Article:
Tag Archives: Qing fiction

Some notes on General Nian’s Conquest of the West

I was tagged a while back by @davesgonechina at the end of a Twitter exchange he had with Jess Nevins about the late Qing magical war novel The Pacification of Jinchuan 平金川 (also known as General Nian’s Conquest of the West 年大将军平西传), written by Zhang Xiaoshan 张小山 and published in 1899. So I went and read the book, and then wrote up a reply. I’ve reposted it here, lightly edited from the Facebook comment version, with a few additional notes.


First chapter of an illustrated edition of Ping Jinchuan published in 1900. The sketch is of the monk 更生童子 and his whip. (Source: 99ys)

Here’s the original Twitter conversation, concatenated:

@davesgonechina: Hey @jessnevins, did you once write about early Chinese pulp where the Roman pope fought a Chinese sorcerer on a mountaintop? Can’t find.

@jessnevins: Nan Guotai appeared in Nian Dajiangjun Pingxizhuan (1899). Nan Guotai is the son of the Jesuit missionary Nan Huairen, a.k.a. Ferdinand Verbiest (1623-1688). Nan is also an inventor of military technology–the 17th century Chinese version of SCIENCE!–and during a Tibetan rebellion. Nan offers his newest weapons, including the shengtian qiu (aerial balloon) and dixing chuan (underground ship), to the Chinese Imperial Army. But the conflict spreads, and Nan’s weapons go up against traditional Chinese magic weapons. Chinese yanzhi jin (“rouge garments,” or tampons) are used to absorb the electricity of dianqi bian (electric whips) and and the Master of the Snowy Mountain and the Pope engage in mortal combat.

The summary suggests a steampunk-style clash between reason and mysticism that’s quite different from the book’s full-on magical warfare, where even the modern technology is treated as little more than a tech-flavored form of sorcery (at least in the first half; magic recedes later in the book as the war becomes more grounded in late 19th Century reality). The actual science isn’t a focus, and the inventions are pulled in when the plot requires it and then forgotten. The development of the subterranean vehicles, for example, is literally sparked by someone asking, “Hey, your balloons are pretty impressive. Have you ever considered making ones that go underground?” and the inventor replying, “No, but I’ll get right on it,” and then ten days later, he’s got a couple hundred ready for launch.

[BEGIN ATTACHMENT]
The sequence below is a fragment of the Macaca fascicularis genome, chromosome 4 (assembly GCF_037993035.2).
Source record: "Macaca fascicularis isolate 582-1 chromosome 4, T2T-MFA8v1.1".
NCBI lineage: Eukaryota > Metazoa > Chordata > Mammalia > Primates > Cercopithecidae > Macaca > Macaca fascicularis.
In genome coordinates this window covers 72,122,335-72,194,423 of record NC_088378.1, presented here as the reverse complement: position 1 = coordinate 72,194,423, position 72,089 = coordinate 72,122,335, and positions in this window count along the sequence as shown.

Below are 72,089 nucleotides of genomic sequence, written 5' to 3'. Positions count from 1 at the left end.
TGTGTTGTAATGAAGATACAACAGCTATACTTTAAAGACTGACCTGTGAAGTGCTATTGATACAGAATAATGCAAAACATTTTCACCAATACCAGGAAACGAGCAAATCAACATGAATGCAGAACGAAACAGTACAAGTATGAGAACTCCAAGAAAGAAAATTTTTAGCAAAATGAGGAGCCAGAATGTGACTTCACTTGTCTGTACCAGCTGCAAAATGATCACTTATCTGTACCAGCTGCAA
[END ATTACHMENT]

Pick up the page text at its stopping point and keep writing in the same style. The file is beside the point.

I find that brief summaries of popular literature (Qing, Republican, 1990s pulp explosion, Chinese SF, edgy satire) tend to emphasize the novelty or boundary-pushing qualities of the work, giving you room to imagine all manner of crazy possibilities that seldom play out in the full version. You’re invariably left disappointed over what might have been. It’s an understandable approach in a historical overview of a particular field, but I still can’t help feeling betrayed when a promising premise is overhyped. Still, while Ping Jinchuan might not be accurately summarized as “that novel where the Pope fights for the Qing army,” that’s not to say it isn’t an entertaining read—it’s at least a fun story competently told, which is more than can be said for a lot of other seductively summarized slogs. It’s just that the pope episode barely fills one of the book’s 32 chapters, and he doesn’t engage anyone in mortal combat so much as temporarily neutralize all other magic and convince the enemy to go home.

With the Master of the Snowy Mountain, a Muslim patriarch who reluctantly threw in with Galdan at the urging of his wife, Lady Anu, holed up behind an icy death trap keeping the imperial army from reaching him, the pope is fetched by balloon from Rome. Upon arrival he marvels at the might of the Chinese army (so different from the stories he’s heard), declares his supreme authority over the European powers, and then leads his twelve disciples, crucifixes held high, through the icy mountain defenses that have no hold over them. With the pope unwilling to do violence, the crucifix isn’t really a weapon, but it does render the enemy’s guns inoperative and turns enchanted enemy soldiers back into the domestic beasts they were created from. The pope then orders one of the Master’s remaining disciples to carry back a message: Go home, or Islam will be wiped out. He goes home, since he’s fundamentally a wise man who was temporarily misled, and drops out of the story altogether.